Summer Reading Made Easy
If you're a mom, dad, grandma, granddad, aunt, uncle, big sister, big brother, friend, or tutor, you will most likely find yourself spending time with a child this summer.
Kids ought to be spending some time outside, catching frogs, building a fort, furnishing a fort, playing baseball, or doing something that is pure fun, costs nothing, and requires little adult supervision. But they may be inside on an extremely hot day, thunderstormy day, or just time-to-rest day. When my kids are in, it takes some nudging but I like them to read just a little something.
I wish they would wander over to the library, peruse the offerings, and pick up a few great books. But that's not been happening, so I want to hand them a book I'm nearly 100% sure they'll like. A couple of summers ago, that was really easy when my youngest was into The Magic Tree House series. My oldest read nearly anything then but now that he's in middle school, he's gotten finicky.
As you most likely know, you can get a library card with access to its catalog that, depending on your particular system, should allow you to search the entire catalog, place a hold or reservation on a title, and request that the book be delivered to the library closest to you. I suggest the digital options because I find that during the summer, bookshelves are often picked clean of the most popular books; if I get on the waiting list, I can schedule my library visits for times when I know I will find what I want.
Other frugal options are to visit your used book store, and either trade in your used books or buy them at a discount; check out the offerings at Goodwill or yard sales; or borrow from and/or share with friends. Half.com is also an inexpensive option as are online booksellers of new, almost new, and used books if the previously listed sources don't have what you are looking for.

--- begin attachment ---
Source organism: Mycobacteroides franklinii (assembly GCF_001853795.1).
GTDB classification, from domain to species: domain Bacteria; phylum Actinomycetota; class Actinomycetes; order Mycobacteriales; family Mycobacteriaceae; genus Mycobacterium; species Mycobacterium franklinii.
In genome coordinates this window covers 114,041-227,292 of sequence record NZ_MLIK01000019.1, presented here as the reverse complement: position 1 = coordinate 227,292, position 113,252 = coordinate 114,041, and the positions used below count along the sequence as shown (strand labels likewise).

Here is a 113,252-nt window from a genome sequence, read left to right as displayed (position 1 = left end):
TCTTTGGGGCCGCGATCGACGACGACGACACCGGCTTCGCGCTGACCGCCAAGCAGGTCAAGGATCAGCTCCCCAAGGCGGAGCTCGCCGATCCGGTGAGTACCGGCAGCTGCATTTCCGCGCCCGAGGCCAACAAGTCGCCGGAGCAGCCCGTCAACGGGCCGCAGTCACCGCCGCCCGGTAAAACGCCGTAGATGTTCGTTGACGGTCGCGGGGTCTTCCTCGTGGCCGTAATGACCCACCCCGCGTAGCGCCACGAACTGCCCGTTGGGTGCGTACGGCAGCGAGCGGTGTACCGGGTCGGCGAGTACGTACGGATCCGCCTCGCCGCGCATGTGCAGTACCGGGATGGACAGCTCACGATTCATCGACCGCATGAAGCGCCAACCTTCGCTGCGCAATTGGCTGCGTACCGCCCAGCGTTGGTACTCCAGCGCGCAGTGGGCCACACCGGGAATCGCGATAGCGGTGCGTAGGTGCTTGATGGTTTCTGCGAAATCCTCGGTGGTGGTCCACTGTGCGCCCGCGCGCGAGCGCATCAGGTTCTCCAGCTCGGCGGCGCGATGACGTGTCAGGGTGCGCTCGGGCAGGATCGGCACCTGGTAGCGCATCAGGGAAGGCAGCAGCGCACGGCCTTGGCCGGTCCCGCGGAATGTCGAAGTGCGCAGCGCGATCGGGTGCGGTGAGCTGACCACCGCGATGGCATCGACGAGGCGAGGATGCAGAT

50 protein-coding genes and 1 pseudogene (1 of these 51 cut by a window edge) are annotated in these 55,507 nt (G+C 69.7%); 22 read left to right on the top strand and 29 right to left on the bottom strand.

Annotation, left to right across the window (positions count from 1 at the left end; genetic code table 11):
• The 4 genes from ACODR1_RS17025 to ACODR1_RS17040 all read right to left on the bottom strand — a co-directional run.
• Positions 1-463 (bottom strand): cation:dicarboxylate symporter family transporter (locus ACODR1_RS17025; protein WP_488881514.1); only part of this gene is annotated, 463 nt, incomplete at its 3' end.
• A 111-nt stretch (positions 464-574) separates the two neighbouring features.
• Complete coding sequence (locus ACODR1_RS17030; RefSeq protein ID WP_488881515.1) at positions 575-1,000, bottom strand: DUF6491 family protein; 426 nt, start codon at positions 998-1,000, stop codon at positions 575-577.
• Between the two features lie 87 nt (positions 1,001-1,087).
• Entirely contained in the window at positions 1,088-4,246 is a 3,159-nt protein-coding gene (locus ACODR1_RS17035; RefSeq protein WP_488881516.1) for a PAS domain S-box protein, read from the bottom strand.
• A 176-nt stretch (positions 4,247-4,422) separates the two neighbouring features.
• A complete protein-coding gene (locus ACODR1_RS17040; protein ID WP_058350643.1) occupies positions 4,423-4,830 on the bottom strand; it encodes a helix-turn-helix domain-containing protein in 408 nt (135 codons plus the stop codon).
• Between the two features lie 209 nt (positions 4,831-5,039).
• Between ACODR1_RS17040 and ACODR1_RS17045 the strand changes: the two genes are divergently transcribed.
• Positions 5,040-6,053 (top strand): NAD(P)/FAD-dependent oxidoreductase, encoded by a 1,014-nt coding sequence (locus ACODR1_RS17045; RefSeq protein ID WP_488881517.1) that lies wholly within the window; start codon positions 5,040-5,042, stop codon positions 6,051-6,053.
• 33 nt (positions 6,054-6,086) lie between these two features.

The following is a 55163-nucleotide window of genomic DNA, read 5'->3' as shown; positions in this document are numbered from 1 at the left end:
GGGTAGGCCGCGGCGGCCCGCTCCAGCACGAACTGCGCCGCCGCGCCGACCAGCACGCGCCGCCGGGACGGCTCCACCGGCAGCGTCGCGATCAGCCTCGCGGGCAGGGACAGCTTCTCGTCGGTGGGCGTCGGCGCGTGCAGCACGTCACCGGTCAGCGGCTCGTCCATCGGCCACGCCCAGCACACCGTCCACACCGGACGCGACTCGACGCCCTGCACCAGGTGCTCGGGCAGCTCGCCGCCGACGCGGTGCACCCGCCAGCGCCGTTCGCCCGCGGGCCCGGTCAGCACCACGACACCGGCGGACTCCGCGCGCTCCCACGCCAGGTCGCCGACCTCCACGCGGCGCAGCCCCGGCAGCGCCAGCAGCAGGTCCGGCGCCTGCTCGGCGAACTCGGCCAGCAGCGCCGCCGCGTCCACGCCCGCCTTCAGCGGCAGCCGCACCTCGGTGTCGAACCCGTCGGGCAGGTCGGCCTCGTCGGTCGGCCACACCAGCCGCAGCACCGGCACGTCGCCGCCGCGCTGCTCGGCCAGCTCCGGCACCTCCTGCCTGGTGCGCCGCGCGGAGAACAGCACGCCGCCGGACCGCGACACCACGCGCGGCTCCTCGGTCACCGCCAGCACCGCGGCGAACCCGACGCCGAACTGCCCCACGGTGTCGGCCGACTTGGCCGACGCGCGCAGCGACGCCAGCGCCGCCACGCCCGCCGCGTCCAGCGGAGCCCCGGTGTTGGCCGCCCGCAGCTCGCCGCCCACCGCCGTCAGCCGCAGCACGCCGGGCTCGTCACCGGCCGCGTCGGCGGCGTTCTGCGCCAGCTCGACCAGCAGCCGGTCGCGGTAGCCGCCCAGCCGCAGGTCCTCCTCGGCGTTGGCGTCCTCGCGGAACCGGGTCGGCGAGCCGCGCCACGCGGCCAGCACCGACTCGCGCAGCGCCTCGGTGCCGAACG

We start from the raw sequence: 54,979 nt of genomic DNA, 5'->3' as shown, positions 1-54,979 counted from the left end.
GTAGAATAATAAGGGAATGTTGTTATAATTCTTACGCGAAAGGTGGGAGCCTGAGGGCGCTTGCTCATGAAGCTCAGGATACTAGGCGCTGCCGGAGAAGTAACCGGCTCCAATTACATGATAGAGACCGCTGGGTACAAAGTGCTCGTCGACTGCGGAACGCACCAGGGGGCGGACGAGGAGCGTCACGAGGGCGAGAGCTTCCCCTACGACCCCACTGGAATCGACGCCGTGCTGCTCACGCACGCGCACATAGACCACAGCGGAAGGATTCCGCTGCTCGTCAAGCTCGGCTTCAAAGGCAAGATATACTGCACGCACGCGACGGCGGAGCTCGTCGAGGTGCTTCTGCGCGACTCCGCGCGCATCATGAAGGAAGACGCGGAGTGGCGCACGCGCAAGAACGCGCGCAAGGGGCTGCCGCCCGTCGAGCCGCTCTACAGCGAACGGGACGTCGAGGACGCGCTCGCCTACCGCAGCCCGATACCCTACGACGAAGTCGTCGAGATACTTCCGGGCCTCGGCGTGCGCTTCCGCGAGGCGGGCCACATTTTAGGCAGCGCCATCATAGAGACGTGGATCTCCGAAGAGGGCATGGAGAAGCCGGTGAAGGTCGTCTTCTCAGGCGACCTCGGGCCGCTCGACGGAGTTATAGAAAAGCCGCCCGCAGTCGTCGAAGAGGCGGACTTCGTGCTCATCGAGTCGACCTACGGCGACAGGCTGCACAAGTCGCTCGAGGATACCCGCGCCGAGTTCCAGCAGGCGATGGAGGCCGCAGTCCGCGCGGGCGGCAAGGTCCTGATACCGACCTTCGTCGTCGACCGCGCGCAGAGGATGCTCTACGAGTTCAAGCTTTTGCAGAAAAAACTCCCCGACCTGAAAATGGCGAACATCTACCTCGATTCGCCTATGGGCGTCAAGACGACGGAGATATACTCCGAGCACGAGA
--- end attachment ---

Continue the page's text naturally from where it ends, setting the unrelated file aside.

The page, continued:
As an Internet surfer, I have discovered that uncovering book recommendations is easy; but sorting through long lists is tedious. Those lists with 10-20 recommendations suit me best. I've compiled some sources of book lists (with choices that my kids or I have read) and included some books I've enjoyed recently. Here are my ideas:
- Emerging to beginning readers: check out this interactive storytelling, phonics site http://www.starfall.com/ (my dad, the elementary school tutor recommends it); read books by Dr. Seuss, which are fun and have wisebready messages, such as protecting the environment from exploitation of natural resources (The Lorax) and avoiding advertising-induced status symbols (The Sneetches).
- 1st through 3rd graders: let your kids see life through new friends' eyes, such as Jack and Annie of Magic Tree House books, Ramona, and Orville and Wilbur Wright:Young Fliers in the Childhood of Famous Americans series.
- 4th through 12th graders: choose from the book list developed by America's Battle of the Books (You don't have to compete to enjoy the books. Last summer, I used this list to find books for my middle-schooler; he enjoyed Peter and the Starcatchers and then devoured Stormbreaker and all of Anthony Horowitz's books.)
- For grownups and near grownups: check out this banned book list, Wall Street Journal's bestselling business books, and Pulitzer prize winners (I have enjoyed reading the novels, which reflect the social and economic circumstances of the times. My library system has a listing of these titles as well as bestsellers on its main search page).
If you've got a great list or books to recommend, especially for kids' summer reading, let me know.
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